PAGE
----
Are You a Loving or Academic Christian?

Galatians 5:6, 13-14 1 John 4:21
Galatians 5:6, 13-14
1 John 4:21

Jesus loves the Father and people. In fact, Jesus loves the Father by loving people.

When Jesus was asked what the greatest commandment was, he said the greatest commandment is to love God and the second greatest is to love people (Matthew 22:34-40). On earth Jesus expressed his love in many different ways, but his primary way of loving both God and man was through revealing the truth about God (Father, Son, and Holy Spirit) for the benefit of the people.

God is glorified when his invisible attributes are made visible and known (see other blogs for deeper explanation). And while Jesus loved people by helping them physically, his primary purpose in helping people was to preach the gospel (Mark 1:38).

With such a clear emphasis on preaching, teaching, and exegesis of Scripture, it is right to be a person who questions ministries within the church which don’t accomplish these goals. It’s right to be the person asking, “Does this small group study really get into the word of God?” or “Is this pastor’s topical preaching really biblical?” or “Do my Christian friends and family truly see the benefits of studying doctrine and theology like I do?”

These are good questions to ask, but the danger lies when we begin to overemphasize the means of delivering the message and forget that the whole point is not only to know the message but to deliver it to people so it can actually save and help them in their lives. Jesus wasn’t so focused on preaching and teaching because he just couldn’t get enough discussion and debate over theological matters. Jesus emphasized preaching the truth because he knew this was the most effective and beneficial way of loving God and people. If your motive in studying God’s word is anything other than loving God and loving people, then your motive is unbiblical.

Additionally, to truly love people through preaching and teaching or even common discussions amongst friends, our Scriptural exposition, messages, and conversations must be more than a lecture of doctrinal points. The biggest difference between a lecture and a sermon is that the professor gives you biblical facts and the pastor helps you apply biblical truth to your life. If you just download doctrinal information to people and never help them apply Scripture to the real and individual problems in their lives, then you are an academic person, not a loving person.

If you beat people up because they don’t fully explain the Trinity like you think they should rather than showing them, for example, how the loving community within the Godhead should be our example in how we love others, you are missing the point. If you whip people with Romans 9 when they can’t wrap their minds around the sovereignty of God and man’s salvation rather than, for example, explaining the comfort it is to know our evangelistic efforts rest on God and not us, then you are missing the point. If you get into debates over the meaning of words like “propitiation” but never explain the great comfort this word can bring to someone feeling condemned over their porn addiction or how they failed in their parenting this week, then you are missing the point. If you flippantly talk about the biblical points of an eternal hell without tears in your eyes and with no attempt to use this doctrine to spur people closer to God, then you are missing the point. If you talk about the deity and doctrinal qualities of the Holy Spirit without ever helping people learn to be filled with the Spirit so they can produce good fruit, you are missing the point.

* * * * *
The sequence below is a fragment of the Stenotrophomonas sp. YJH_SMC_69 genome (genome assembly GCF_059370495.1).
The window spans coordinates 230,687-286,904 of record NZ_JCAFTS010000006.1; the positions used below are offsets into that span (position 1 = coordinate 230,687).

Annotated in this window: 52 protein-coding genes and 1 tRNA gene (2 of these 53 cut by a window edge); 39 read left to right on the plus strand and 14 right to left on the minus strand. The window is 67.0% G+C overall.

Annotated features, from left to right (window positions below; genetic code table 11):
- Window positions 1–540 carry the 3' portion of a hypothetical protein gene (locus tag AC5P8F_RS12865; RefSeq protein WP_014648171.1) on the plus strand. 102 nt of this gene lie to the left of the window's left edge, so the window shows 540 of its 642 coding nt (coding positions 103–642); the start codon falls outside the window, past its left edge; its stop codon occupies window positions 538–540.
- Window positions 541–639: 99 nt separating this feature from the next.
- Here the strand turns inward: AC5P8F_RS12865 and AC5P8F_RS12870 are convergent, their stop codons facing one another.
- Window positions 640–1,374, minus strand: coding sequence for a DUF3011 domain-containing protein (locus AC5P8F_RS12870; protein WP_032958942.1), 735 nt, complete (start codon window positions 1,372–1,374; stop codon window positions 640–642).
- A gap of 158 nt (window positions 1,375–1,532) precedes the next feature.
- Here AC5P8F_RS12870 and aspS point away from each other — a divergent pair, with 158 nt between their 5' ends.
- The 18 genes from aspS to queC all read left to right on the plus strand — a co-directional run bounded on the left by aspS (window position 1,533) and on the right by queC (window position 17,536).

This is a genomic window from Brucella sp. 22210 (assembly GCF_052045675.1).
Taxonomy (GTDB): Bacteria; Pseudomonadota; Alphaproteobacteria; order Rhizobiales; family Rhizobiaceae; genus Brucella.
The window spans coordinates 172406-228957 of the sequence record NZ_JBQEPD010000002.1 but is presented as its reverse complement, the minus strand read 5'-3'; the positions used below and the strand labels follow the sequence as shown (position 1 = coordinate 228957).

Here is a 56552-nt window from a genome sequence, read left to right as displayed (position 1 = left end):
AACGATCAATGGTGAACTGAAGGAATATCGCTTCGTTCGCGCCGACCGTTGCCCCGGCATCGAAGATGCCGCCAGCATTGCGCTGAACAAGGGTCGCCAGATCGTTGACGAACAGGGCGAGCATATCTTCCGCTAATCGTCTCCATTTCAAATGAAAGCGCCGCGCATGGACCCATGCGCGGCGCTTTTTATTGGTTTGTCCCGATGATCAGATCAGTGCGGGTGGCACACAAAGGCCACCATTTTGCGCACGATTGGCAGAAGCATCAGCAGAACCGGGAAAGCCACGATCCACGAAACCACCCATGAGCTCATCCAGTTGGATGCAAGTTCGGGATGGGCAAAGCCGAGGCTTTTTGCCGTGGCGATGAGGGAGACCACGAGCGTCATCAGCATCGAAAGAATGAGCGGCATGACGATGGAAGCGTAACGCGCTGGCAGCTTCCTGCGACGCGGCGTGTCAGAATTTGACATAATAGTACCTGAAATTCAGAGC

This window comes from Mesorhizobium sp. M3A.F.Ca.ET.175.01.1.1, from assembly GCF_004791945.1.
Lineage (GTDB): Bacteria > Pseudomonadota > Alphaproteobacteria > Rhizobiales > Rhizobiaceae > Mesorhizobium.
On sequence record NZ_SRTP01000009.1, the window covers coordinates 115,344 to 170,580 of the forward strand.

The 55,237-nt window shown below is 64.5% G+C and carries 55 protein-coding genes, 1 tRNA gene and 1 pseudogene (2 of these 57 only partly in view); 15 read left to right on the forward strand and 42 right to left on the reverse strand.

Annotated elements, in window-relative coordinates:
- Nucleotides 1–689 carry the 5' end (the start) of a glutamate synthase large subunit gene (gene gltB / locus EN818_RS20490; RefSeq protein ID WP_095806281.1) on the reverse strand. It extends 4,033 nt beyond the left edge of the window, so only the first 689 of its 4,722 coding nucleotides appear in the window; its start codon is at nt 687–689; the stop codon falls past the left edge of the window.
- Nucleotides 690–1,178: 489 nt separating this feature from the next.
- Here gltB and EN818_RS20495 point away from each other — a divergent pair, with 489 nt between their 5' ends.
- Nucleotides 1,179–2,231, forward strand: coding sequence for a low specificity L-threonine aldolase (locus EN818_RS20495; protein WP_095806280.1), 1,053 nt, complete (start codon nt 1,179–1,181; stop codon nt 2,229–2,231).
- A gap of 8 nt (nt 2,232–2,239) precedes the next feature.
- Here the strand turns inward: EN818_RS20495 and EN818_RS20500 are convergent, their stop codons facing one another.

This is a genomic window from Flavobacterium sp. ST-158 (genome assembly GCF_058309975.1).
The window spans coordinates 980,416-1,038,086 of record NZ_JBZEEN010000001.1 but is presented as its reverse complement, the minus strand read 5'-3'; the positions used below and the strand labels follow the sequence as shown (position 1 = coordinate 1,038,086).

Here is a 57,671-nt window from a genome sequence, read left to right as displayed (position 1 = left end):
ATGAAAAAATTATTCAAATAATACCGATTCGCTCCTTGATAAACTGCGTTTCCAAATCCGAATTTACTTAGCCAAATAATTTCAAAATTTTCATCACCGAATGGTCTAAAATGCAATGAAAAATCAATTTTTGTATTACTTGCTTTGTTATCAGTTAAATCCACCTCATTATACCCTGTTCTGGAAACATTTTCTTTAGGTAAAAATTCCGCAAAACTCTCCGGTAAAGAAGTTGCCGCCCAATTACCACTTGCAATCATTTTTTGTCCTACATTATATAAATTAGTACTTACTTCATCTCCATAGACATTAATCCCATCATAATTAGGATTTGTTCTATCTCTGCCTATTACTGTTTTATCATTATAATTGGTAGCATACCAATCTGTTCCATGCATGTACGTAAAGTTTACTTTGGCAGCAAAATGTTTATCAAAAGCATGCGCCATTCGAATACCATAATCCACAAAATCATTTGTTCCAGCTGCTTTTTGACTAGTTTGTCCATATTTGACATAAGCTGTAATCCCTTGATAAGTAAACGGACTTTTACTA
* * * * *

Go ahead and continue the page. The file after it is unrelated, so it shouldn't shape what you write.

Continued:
If your study of the word of God is not benefiting other people, if each time you open the Bible you are just laying another brick for your philosophical glass tower you like to sit in and judge people from, if your study of God’s word is creating quarrels rather than quality relationship, if your intake of theological food is making you fat and sedentary rather than fit for service, then your study of the word of God is not helping you accomplish the first and second greatest commandments.

Let us love doctrine, expositional preaching, and theologically stimulating conversations and topics, but let us love these things because they help us love God and people.

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Mark Ballenger is the writing ministry of Mark Ballenger. To reach Mark, send him an email anytime:

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